Perfect for honeymooners or anyone else seeking an adults-only getaway, Hotel Wailea offers 72 exclusive one-bedroom suites. Here you can focus on wellness with spa treatments or complimentary yoga classes, or head outdoors for kiteboarding, kayaking, snorkeling, or stand-up paddleboarding. The hotel can arrange several unique experiences, including a scenic drive in a 1957 Porsche and a tropical mixology class. The beach is a complimentary shuttle ride away.
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Kalaekilohana, Big Island
The owners of boutique inn Kalaekilohana have thought of every detail, from fresh flowers in the rooms to locally sourced fruit and coffee at breakfast. Past guests rave about the chance to learn about Hawaiian culture, with classes available on traditional weaving and feather arts. All rooms have private balconies and walk-in rain showers overlooking the surrounding treetops. Although the inn doesn’t have an oceanfront location, there are multiple beaches within hiking or driving distance, including Papakolea with its unique green sand.
Ko’a Kea is a boutique resort on Kauai’s sunny southern shore. Its 121 rooms feature private balconies or patios and are located just a short walk from the beach. Relax at the pool overlooking the ocean, take a dip in the lava rock hot tub, savor a treatment at the spa, try your luck at surfing or paddling an outrigger canoe, or have dinner at the on-site Red Salt restaurant.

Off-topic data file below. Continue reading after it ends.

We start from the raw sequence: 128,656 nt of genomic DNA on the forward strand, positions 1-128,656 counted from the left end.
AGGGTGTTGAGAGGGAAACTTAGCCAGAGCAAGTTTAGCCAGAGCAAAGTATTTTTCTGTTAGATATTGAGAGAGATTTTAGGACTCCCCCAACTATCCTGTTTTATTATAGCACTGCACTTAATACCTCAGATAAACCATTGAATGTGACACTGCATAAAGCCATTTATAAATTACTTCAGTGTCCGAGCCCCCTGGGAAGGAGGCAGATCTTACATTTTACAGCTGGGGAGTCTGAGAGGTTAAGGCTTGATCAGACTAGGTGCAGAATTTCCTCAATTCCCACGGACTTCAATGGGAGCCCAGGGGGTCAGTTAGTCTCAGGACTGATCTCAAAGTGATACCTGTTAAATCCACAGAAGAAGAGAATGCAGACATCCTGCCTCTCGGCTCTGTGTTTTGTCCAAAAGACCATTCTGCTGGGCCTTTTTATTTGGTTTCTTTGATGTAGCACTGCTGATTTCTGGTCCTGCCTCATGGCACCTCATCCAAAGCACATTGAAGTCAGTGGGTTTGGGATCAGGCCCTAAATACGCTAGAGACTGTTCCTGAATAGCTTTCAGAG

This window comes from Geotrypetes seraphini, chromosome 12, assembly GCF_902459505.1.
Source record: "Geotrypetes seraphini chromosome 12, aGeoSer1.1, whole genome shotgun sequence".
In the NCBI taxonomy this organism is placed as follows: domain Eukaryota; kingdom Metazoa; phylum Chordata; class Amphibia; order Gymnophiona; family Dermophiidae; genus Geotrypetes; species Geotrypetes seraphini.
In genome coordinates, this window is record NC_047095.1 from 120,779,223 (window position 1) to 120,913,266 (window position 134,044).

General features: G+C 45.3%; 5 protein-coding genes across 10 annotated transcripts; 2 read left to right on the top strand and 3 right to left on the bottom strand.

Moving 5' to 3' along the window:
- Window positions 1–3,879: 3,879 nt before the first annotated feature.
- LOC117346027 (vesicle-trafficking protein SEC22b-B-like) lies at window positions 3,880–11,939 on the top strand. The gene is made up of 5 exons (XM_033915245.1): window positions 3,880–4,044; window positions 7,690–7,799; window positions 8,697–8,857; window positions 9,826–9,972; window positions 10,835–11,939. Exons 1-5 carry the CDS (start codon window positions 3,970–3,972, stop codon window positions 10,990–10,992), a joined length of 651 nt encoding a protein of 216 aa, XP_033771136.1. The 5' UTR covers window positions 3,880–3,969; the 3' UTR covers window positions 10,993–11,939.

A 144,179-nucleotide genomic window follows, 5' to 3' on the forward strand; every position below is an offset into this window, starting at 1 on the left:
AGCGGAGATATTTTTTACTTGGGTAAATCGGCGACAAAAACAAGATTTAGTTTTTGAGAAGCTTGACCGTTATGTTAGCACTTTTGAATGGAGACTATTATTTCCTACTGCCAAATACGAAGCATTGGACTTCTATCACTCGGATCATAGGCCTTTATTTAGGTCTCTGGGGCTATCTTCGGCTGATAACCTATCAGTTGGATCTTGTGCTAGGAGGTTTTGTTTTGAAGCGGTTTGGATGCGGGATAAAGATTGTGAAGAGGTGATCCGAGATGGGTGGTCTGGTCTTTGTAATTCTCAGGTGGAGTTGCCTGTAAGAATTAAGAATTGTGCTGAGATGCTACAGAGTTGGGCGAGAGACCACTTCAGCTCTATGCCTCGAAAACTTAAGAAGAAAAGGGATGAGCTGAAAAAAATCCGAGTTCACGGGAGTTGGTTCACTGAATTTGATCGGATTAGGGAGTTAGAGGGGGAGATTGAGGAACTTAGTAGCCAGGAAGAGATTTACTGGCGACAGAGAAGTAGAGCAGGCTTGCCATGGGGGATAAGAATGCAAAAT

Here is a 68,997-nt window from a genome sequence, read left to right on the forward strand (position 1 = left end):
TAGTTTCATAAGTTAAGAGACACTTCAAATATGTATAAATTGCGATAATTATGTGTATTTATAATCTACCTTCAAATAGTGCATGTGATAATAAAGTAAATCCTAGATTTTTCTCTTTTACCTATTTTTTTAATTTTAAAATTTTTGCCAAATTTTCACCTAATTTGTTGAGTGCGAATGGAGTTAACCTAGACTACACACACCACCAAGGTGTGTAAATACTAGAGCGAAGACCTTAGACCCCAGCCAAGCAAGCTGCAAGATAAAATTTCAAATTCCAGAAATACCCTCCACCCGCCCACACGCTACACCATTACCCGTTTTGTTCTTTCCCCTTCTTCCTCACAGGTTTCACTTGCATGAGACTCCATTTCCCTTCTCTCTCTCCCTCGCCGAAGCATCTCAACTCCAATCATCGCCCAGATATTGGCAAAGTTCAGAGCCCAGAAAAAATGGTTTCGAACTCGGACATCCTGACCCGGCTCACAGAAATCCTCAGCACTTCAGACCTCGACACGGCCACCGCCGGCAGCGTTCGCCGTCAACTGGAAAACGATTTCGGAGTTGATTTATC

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Lotus Honolulu at Diamond Head, Oahu
Lotus Honolulu at Diamond Head is close enough to downtown Waikiki that you can walk but far enough away that you won’t be swamped by noise and crowds. Guests can borrow bicycles to cruise around the area, then come back and enjoy complimentary wine each evening. Private balconies in each room look out over the ocean, Kapiolani Park, and/or Honolulu’s most famous landmark, Diamond Head.
Spread out in the condo-style accommodations at Montage Kapalua Bay, where you can choose among residences with one to four bedrooms—each with a full kitchen, separate living area, and private outdoor space. The spa includes a steam room, sauna, and infinity pool, as well as a fitness center offering a variety of classes. You can also play a round at one of two championship golf courses nearby.